That paper looks like it uses something a little more sophisticated called soft matting to prevent the edge effects, but I’m not clear on how it does that (it might be described in another paper?).
Hey! If anyone takes a try at my RAW I’d love to see it. I never got a result I liked but play with it continuously.
Honestly dehazing is likely the wrong tool for this job. Dehazing algorithms generally need to deal with varying levels of haze because of variations in depth - now while the variation in the distance of different stars and the milkyway are gigantic, they are pretty much irrelevant because most of it is empty space.
If you want to take milkyway shots IMO stacking is your biggest friend. This will give you a relatively clean image to work with which can then be whitebalanced, pushed using curves and some form of local contrast enhancement and denoising and of course saturation boosts.
This is the result I got doing pretty much what was described above, using a fairly cheap aps-c camera (a6000) and non exotic lens (24/1.8).
Now back on the actual dehazing thing. It’s something I wanted to do for quite some time. I take a lot of shots when paragliding or generally in the mountains and haze is pretty much always an issue. I currently solve it using either Lab curves or local white balance for the color part and curves + some form of local contrast for the luminance part of the equation, trying to reconstruct depth using painted and parametric masks. But that’s dumb manual labor.
What I want to try when I find some time is to basically use the local contrast (variance) as an estimation of depth/haze, filter it with some edge preserving filter (guided bilateral blur or something) and then use that with an auto detect (or user provided) haze color to subtract the haze.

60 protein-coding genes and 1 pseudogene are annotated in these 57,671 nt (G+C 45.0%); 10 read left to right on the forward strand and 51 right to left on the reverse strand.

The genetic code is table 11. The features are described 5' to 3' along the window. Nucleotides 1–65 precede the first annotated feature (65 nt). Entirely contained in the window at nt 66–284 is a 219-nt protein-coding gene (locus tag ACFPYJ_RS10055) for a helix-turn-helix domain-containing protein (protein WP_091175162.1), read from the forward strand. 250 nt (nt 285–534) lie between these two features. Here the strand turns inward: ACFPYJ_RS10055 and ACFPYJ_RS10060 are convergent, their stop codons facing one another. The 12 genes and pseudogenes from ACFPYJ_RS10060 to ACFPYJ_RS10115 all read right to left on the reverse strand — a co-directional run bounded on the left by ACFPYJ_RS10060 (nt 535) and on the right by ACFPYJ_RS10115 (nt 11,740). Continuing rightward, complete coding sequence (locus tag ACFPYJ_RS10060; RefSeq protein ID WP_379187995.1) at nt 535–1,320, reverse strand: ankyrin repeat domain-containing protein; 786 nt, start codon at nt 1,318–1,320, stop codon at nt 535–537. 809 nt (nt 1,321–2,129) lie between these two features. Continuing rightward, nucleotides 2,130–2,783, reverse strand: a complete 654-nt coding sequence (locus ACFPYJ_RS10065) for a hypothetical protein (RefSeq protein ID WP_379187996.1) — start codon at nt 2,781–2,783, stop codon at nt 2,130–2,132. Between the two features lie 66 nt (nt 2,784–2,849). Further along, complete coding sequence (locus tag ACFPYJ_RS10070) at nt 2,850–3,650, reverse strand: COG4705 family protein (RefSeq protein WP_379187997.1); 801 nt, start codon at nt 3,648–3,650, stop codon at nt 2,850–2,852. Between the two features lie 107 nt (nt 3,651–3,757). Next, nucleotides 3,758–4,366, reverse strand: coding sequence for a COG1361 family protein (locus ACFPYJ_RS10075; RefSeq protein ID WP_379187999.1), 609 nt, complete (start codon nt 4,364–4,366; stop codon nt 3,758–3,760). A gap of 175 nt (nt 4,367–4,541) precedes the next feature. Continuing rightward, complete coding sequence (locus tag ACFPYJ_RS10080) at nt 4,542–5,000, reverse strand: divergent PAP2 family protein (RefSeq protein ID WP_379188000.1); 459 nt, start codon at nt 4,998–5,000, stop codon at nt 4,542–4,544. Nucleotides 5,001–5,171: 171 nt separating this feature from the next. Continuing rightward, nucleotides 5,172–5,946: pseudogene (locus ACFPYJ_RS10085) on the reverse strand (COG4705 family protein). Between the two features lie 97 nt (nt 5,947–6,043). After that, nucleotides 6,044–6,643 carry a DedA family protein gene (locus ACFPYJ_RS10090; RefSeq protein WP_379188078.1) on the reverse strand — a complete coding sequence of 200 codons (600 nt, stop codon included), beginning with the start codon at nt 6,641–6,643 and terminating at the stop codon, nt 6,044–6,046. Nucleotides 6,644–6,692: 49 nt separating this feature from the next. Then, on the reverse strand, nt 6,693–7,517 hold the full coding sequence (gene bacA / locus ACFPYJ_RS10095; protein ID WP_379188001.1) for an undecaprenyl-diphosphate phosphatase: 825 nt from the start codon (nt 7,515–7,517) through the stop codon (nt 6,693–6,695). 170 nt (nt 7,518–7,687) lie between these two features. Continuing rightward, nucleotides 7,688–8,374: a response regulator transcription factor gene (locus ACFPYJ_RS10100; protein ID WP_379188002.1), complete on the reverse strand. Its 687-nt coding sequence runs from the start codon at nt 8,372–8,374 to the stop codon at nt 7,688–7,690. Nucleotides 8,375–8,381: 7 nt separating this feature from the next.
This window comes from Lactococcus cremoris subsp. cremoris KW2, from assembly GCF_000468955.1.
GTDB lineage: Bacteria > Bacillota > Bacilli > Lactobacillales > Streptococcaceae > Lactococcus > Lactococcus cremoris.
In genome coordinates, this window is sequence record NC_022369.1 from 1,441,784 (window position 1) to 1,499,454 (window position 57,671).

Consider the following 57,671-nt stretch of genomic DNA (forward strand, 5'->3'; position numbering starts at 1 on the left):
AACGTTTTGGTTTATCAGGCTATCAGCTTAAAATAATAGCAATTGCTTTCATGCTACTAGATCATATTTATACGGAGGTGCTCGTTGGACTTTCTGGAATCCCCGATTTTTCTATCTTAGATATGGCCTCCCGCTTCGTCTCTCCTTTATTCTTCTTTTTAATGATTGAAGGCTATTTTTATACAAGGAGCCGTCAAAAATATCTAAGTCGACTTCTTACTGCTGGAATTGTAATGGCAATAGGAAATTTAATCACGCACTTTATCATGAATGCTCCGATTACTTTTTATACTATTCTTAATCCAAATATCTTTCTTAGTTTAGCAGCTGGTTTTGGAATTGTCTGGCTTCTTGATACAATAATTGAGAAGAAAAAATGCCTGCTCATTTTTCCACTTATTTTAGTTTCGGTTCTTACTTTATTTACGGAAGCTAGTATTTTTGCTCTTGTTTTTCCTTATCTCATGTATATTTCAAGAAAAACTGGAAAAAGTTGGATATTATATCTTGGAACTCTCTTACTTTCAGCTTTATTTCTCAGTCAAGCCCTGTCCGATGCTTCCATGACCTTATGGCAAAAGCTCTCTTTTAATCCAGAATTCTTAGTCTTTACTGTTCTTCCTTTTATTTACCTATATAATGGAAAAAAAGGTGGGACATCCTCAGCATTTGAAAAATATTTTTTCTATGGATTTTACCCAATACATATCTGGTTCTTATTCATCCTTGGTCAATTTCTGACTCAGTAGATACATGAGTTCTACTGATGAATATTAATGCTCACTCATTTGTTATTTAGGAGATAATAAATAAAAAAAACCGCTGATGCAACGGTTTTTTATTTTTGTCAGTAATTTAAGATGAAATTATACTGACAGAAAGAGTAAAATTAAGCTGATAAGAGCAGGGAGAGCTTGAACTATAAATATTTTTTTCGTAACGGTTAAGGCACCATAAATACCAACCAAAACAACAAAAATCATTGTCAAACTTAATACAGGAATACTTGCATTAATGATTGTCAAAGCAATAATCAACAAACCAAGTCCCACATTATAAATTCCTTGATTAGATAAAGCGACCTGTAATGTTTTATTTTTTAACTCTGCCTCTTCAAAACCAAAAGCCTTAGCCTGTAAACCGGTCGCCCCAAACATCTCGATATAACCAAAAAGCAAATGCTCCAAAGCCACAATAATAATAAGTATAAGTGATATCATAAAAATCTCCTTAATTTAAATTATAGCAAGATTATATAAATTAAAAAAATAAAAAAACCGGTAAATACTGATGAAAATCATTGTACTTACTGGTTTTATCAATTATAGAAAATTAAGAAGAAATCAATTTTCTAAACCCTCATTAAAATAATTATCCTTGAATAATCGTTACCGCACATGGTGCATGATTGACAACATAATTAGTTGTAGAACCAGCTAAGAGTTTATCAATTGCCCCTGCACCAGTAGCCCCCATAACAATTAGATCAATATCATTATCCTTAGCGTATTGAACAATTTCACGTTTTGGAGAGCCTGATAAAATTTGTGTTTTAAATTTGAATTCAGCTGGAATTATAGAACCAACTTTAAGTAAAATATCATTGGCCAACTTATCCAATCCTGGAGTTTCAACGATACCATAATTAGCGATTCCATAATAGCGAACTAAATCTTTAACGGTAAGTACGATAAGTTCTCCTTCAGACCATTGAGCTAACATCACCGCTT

I lack time and some familiarity with the tools to rapidly prototype the idea so of someone else wants to give it a shot, be my guest.
I finally got access to the latest version of Lightroom, where I played around with dehaze on @David_LaCivita’s picture.
The effect seems to suffer from the haloing that @CarVac described:
LR dehaze +50
LR dehaze +100
For comparison, here is what I achieved using darktable’s equalizer module blended with a parametric mask:
And here is a side-by-side comparison of the Lightroom, darktable, and @Carmelo_DrRaw’s edit in PhotoFlow:
Dehaze +100 is an extreme case that leads to haloing, however Dehaze seems to preserve the original colours better.
darktable and PhotoFlow recover some details but seem to lose a lot of the richness of the colours.
It appears that your darktable and PhotoFlow efforts affected the foreground trees as well, which they shouldn’t.
Did you mask them off? Or was this all done without manual masking to mimic the single slider of Lightroom?
Edit: I should try it with Filmulator, which sometimes eats through haze (but will exhibit halos if abused for this purpose).
I should make it clear that the PhotoFlow version was not done by me, but by @Carmelo_DrRaw . The original post says it was done without masking (which is why the foreground is affected): https://plus.google.com/110624611011165412718/posts/RBpURV81AVD